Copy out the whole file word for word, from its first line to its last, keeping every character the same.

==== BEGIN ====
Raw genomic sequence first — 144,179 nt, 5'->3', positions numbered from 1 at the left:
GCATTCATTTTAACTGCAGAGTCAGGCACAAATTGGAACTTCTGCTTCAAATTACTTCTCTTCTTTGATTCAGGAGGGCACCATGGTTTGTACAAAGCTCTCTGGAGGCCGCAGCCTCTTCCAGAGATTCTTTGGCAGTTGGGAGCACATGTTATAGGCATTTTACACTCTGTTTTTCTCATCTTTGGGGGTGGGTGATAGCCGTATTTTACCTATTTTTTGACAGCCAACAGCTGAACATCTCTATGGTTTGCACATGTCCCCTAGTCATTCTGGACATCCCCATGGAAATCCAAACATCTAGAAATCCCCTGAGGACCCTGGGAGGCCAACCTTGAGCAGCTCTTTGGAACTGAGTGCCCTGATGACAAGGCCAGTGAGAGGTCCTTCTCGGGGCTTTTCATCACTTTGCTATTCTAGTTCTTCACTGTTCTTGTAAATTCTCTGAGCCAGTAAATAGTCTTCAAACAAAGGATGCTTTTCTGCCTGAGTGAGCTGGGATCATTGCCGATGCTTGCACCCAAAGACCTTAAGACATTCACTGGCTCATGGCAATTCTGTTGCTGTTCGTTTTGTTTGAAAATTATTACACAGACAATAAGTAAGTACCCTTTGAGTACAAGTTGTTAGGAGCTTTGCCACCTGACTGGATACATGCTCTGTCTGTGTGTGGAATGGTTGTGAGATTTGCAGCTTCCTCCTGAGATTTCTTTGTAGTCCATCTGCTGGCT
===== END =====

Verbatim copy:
Raw genomic sequence first — 144,179 nt, 5'->3', positions numbered from 1 at the left:
GCATTCATTTTAACTGCAGAGTCAGGCACAAATTGGAACTTCTGCTTCAAATTACTTCTCTTCTTTGATTCAGGAGGGCACCATGGTTTGTACAAAGCTCTCTGGAGGCCGCAGCCTCTTCCAGAGATTCTTTGGCAGTTGGGAGCACATGTTATAGGCATTTTACACTCTGTTTTTCTCATCTTTGGGGGTGGGTGATAGCCGTATTTTACCTATTTTTTGACAGCCAACAGCTGAACATCTCTATGGTTTGCACATGTCCCCTAGTCATTCTGGACATCCCCATGGAAATCCAAACATCTAGAAATCCCCTGAGGACCCTGGGAGGCCAACCTTGAGCAGCTCTTTGGAACTGAGTGCCCTGATGACAAGGCCAGTGAGAGGTCCTTCTCGGGGCTTTTCATCACTTTGCTATTCTAGTTCTTCACTGTTCTTGTAAATTCTCTGAGCCAGTAAATAGTCTTCAAACAAAGGATGCTTTTCTGCCTGAGTGAGCTGGGATCATTGCCGATGCTTGCACCCAAAGACCTTAAGACATTCACTGGCTCATGGCAATTCTGTTGCTGTTCGTTTTGTTTGAAAATTATTACACAGACAATAAGTAAGTACCCTTTGAGTACAAGTTGTTAGGAGCTTTGCCACCTGACTGGATACATGCTCTGTCTGTGTGTGGAATGGTTGTGAGATTTGCAGCTTCCTCCTGAGATTTCTTTGTAGTCCATCTGCTGGCT